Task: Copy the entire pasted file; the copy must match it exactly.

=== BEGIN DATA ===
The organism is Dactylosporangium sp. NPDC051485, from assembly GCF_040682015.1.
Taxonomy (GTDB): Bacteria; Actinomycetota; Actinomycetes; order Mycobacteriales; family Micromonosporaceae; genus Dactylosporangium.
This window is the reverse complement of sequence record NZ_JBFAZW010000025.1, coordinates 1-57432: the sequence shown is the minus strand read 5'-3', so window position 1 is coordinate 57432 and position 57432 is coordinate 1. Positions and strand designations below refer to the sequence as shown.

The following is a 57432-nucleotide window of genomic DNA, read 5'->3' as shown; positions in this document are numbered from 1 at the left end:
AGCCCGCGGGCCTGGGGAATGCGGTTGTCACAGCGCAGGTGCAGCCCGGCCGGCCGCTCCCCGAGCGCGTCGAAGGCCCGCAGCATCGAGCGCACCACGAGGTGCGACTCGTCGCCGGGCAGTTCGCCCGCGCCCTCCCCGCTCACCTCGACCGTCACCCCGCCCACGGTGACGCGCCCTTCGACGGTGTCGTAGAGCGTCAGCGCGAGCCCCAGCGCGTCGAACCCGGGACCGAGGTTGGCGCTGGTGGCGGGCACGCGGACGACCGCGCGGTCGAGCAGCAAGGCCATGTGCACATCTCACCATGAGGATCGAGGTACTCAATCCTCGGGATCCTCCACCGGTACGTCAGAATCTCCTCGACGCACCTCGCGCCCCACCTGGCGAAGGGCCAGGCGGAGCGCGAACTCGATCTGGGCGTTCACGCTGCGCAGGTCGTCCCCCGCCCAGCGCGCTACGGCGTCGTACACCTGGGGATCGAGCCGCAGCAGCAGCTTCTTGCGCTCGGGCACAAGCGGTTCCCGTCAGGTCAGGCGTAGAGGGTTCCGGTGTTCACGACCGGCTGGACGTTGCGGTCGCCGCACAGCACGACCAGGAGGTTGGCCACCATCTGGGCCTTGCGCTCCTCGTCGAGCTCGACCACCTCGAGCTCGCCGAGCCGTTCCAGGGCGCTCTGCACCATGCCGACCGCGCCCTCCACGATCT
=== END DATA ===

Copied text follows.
The organism is Dactylosporangium sp. NPDC051485, from assembly GCF_040682015.1.
Taxonomy (GTDB): Bacteria; Actinomycetota; Actinomycetes; order Mycobacteriales; family Micromonosporaceae; genus Dactylosporangium.
This window is the reverse complement of sequence record NZ_JBFAZW010000025.1, coordinates 1-57432: the sequence shown is the minus strand read 5'-3', so window position 1 is coordinate 57432 and position 57432 is coordinate 1. Positions and strand designations below refer to the sequence as shown.

The following is a 57432-nucleotide window of genomic DNA, read 5'->3' as shown; positions in this document are numbered from 1 at the left end:
AGCCCGCGGGCCTGGGGAATGCGGTTGTCACAGCGCAGGTGCAGCCCGGCCGGCCGCTCCCCGAGCGCGTCGAAGGCCCGCAGCATCGAGCGCACCACGAGGTGCGACTCGTCGCCGGGCAGTTCGCCCGCGCCCTCCCCGCTCACCTCGACCGTCACCCCGCCCACGGTGACGCGCCCTTCGACGGTGTCGTAGAGCGTCAGCGCGAGCCCCAGCGCGTCGAACCCGGGACCGAGGTTGGCGCTGGTGGCGGGCACGCGGACGACCGCGCGGTCGAGCAGCAAGGCCATGTGCACATCTCACCATGAGGATCGAGGTACTCAATCCTCGGGATCCTCCACCGGTACGTCAGAATCTCCTCGACGCACCTCGCGCCCCACCTGGCGAAGGGCCAGGCGGAGCGCGAACTCGATCTGGGCGTTCACGCTGCGCAGGTCGTCCCCCGCCCAGCGCGCTACGGCGTCGTACACCTGGGGATCGAGCCGCAGCAGCAGCTTCTTGCGCTCGGGCACAAGCGGTTCCCGTCAGGTCAGGCGTAGAGGGTTCCGGTGTTCACGACCGGCTGGACGTTGCGGTCGCCGCACAGCACGACCAGGAGGTTGGCCACCATCTGGGCCTTGCGCTCCTCGTCGAGCTCGACCACCTCGAGCTCGCCGAGCCGTTCCAGGGCGCTCTGCACCATGCCGACCGCGCCCTCCACGATCT